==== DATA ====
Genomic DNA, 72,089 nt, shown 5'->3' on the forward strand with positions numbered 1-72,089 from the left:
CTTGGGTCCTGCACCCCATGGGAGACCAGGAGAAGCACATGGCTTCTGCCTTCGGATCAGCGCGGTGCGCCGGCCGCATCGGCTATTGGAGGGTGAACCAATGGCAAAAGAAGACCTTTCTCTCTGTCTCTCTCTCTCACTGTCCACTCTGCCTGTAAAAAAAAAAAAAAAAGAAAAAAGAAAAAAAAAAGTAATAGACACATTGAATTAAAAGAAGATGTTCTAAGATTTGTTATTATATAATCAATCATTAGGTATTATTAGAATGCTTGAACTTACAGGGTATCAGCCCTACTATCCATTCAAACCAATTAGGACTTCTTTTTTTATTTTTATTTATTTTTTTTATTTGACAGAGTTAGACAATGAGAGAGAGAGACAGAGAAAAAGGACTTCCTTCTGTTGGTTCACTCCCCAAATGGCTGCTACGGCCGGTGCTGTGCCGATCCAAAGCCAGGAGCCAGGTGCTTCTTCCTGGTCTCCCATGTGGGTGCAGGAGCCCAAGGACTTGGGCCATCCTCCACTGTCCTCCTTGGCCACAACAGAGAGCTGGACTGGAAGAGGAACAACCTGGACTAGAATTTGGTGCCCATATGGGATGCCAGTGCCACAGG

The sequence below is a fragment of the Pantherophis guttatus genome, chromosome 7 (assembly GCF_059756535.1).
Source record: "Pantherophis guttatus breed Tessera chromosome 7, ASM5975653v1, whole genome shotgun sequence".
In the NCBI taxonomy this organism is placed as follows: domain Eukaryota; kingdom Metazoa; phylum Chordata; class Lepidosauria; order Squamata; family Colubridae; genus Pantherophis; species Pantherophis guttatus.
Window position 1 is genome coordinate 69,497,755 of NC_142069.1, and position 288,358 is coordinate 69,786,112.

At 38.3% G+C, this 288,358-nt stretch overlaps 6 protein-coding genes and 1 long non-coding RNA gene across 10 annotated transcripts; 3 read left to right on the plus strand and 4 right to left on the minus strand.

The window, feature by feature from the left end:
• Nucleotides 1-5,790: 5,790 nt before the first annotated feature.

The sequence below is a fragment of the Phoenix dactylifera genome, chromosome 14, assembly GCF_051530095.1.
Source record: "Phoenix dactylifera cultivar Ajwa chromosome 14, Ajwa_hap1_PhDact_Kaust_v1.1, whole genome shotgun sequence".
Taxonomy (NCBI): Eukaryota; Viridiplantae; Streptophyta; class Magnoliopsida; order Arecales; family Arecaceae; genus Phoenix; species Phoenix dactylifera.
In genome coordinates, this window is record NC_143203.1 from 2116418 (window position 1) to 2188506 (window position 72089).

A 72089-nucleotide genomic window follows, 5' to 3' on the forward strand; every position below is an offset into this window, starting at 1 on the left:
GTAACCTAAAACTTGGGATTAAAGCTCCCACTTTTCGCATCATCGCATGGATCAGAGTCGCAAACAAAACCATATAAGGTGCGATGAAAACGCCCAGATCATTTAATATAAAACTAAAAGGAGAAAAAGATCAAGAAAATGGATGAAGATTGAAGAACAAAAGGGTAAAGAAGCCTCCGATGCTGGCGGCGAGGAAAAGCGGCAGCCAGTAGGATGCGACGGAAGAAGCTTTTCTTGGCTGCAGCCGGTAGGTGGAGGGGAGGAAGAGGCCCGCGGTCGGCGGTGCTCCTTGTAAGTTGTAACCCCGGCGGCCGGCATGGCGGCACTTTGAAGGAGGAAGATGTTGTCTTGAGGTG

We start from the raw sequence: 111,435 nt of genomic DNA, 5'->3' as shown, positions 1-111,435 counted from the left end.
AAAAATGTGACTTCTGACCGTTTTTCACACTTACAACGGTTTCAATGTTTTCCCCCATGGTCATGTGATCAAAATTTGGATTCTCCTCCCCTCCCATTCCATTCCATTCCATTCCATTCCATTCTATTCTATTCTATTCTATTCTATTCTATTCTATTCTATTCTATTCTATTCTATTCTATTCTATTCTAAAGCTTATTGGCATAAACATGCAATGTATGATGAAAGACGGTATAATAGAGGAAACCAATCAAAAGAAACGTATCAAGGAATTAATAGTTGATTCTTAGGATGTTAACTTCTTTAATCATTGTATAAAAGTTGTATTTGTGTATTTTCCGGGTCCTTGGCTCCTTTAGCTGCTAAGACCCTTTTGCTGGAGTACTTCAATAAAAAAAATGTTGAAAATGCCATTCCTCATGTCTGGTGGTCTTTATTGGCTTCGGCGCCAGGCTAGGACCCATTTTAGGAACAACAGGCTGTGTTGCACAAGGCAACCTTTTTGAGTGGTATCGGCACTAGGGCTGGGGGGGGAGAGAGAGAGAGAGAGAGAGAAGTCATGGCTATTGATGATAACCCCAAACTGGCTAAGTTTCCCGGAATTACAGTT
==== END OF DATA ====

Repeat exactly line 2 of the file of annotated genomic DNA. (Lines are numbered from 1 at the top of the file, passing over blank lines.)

CTTGGGTCCTGCACCCCATGGGAGACCAGGAGAAGCACATGGCTTCTGCCTTCGGATCAGCGCGGTGCGCCGGCCGCATCGGCTATTGGAGGGTGAACCAATGGCAAAAGAAGACCTTTCTCTCTGTCTCTCTCTCTCACTGTCCACTCTGCCTGTAAAAAAAAAAAAAAAAGAAAAAAGAAAAAAAAAAGTAATAGACACATTGAATTAAAAGAAGATGTTCTAAGATTTGTTATTATATAATCAATCATTAGGTATTATTAGAATGCTTGAACTTACAGGGTATCAGCCCTACTATCCATTCAAACCAATTAGGACTTCTTTTTTTATTTTTATTTATTTTTTTTATTTGACAGAGTTAGACAATGAGAGAGAGAGACAGAGAAAAAGGACTTCCTTCTGTTGGTTCACTCCCCAAATGGCTGCTACGGCCGGTGCTGTGCCGATCCAAAGCCAGGAGCCAGGTGCTTCTTCCTGGTCTCCCATGTGGGTGCAGGAGCCCAAGGACTTGGGCCATCCTCCACTGTCCTCCTTGGCCACAACAGAGAGCTGGACTGGAAGAGGAACAACCTGGACTAGAATTTGGTGCCCATATGGGATGCCAGTGCCACAGG